Alameda County could take the lead in unwanted medication disposal
Prescription drug use is rising. According to the Centers for Disease Control and Prevention, by the year 2008, half of all Americans were taking one or more prescription drugs, and 37 percent of older Americans took five or more.
Clearly, these medications help us live longer and healthier lives. However, sometimes they expire – or the patient simply doesn’t want them. Alameda County supervisors say these unwanted drugs are a problem for environmental and public health. They’re proposing a new law that would force drug makers to collect and dispose of them.
Like any other pharmacy, United Pharmacy in Berkeley fills prescriptions. But this small drug store is a little unusual. In addition to handing out drugs, it also takes them back.
Pharmacist Pam Gumbs points to a green metal bin shaped like a mailbox that is part of a limited drug take-back program in Alameda County. Gumbs says the pharmacy serves between 10 and 20 customers a day, and four or five of those drop off unwanted or expired medications. In the whole county, about 24 places like this accept medications.
“It just seems to me to be unfair that people aren’t able to dispose of these medications in a convenient way,” says Supervisor Nate Miley.
Miley is sponsoring an ordinance that would put the burden on pharmaceutical companies, requiring them to organize and pay for the disposal of drugs. The proposed law must go through two rounds of votes. Supervisors approved it for the first time on February 28, 2012. Tomorrow it goes before them for a final vote.
If approved, Miley says it will become the first of its kind in the country.
“What I’d like to see happen is the program be established by the pharmaceutical industry so that people, consumers, could return expired, unused medications over the counter to their local pharmacy – just like we do with batteries and tires and other things,” says Miley.
This kind of product stewardship is a growing trend in the waste industry. California has passed stewardship laws for carpet, paint, and mercury thermometers. With pharmaceuticals, advocates argue stewardship could solve several problems. Unused drugs that are flushed down the toilet, or ones that leach from landfills ultimately end up in a water system not designed to treat them. Or they can sit in medicine cabinets and become potential sources of danger for young children and abuse among teenagers.
There’s a lot of data that shows that it’s like 25 percent of all drug-related crime relates to pharmaceuticals, there’s teen-farming, there’s suicides,” says Joel Kreisberg, executive director of the Teleosis Institute, a nonprofit that promotes environmental health.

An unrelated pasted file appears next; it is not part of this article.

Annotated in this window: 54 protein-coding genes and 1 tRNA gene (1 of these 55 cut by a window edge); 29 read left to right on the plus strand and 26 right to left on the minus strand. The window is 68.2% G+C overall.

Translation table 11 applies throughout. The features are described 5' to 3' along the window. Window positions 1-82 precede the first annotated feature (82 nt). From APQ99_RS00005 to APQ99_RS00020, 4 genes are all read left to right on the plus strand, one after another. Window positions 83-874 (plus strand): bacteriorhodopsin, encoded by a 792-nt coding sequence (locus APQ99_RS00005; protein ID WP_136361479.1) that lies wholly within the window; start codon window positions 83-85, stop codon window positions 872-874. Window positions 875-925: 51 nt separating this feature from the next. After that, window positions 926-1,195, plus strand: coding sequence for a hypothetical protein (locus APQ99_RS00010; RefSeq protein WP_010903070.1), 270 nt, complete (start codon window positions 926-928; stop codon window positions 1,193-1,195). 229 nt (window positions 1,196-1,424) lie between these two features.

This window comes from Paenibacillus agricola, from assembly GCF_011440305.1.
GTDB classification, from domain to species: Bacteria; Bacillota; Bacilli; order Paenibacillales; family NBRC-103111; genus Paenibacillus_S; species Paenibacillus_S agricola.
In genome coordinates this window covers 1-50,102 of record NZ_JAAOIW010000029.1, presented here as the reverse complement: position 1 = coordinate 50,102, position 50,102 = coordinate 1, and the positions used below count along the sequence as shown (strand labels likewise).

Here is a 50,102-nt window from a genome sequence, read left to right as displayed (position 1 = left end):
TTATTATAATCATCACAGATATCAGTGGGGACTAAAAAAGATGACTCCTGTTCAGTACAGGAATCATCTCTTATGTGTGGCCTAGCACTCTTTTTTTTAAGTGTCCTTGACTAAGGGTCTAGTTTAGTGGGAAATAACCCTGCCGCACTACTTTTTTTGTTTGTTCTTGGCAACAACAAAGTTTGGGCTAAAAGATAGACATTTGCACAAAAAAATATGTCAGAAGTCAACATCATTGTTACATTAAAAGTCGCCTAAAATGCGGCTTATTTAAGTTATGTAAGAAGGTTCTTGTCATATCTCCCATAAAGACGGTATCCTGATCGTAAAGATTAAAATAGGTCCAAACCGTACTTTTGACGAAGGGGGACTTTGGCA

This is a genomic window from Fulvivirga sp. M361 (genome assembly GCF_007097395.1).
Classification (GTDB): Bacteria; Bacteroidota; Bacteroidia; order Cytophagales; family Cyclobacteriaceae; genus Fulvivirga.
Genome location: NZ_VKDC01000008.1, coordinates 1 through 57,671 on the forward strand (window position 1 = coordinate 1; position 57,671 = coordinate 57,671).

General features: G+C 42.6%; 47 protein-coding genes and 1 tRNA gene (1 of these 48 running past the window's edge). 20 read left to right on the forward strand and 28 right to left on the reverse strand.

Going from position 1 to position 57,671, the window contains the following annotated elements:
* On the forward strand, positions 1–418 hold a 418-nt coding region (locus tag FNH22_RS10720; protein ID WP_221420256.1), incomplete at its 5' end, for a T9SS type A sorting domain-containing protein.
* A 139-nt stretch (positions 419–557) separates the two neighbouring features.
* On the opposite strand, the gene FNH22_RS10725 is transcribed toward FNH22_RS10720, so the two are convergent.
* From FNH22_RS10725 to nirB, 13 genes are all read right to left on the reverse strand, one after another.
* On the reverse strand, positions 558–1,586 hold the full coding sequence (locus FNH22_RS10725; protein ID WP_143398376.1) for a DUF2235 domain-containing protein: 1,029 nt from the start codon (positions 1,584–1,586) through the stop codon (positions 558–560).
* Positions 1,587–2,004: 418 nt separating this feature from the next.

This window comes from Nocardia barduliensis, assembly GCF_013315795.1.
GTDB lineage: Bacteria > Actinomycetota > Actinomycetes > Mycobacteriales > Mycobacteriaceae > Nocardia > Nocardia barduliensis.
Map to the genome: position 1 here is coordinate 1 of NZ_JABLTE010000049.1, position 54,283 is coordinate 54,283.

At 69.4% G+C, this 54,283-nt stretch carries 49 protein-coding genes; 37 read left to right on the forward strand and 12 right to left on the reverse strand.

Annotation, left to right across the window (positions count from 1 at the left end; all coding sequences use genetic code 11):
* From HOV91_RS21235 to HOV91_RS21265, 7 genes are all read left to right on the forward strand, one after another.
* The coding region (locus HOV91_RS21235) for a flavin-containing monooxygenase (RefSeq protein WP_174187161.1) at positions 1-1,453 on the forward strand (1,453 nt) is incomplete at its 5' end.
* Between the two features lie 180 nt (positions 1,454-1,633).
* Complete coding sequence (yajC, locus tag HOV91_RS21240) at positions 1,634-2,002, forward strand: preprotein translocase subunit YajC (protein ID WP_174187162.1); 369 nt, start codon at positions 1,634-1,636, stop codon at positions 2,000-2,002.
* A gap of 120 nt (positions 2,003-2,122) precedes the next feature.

“Fifty percent of all poisonings in emergency room visits come from pharmaceutical ingestion,” says Kreisberg, “and so this could really make a big impact if you don’t have pills lying around people’s houses.”
Industry trade group PhrMA denied repeated requests for comment, but in a letter to Supervisors, the group warned that such a law could add to rising health care costs. PhRMA also disputed environmental concerns, saying it’s sufficient to dispose of medications at landfills, rather than flushing them.
Stevan Gressitt, founding director of the International Institute for Pharmaceutical Safety disagrees. “There have been some incidents of landfill operators going through plastic bags looking for drug pills,” Gressitt says. “There are people in the environmental field who argue that landfill is not the best solution because it does end up in the leachate, which then goes to [treatment] plants which can’t remove it.”
Several states, including California, Washington, and Maine have tried passing pharmaceutical disposal laws without success. A federal bill has also stalled in Congress. Gressitt says the Alameda County decision could have a ripple effect. “Those who are involved in drug disposal or efforts to reduce drug waste, I think, are watching it very carefully,” Gressitt says.
Even if the County passes the law, Gressitt questions whether Alameda can handle monitoring drug companies all over the world for compliance. He also says it may not make sense to pass separate laws for every county. “The point being there would then be conflicting or incongruent or mismatched plans from county to county around the country.”
About a year ago, San Francisco got to the very place Alameda is now. Supervisors gave an initial approval and then PhRMA stepped in. The trade group brokered a deal: no law, and they would donate $100,000 for a pilot program. Biotech giant Genentech kicked in another $10,000. That program is just getting started. San Francisco officials guess the money will last from three months to a year and then they’ll need to come up with another plan.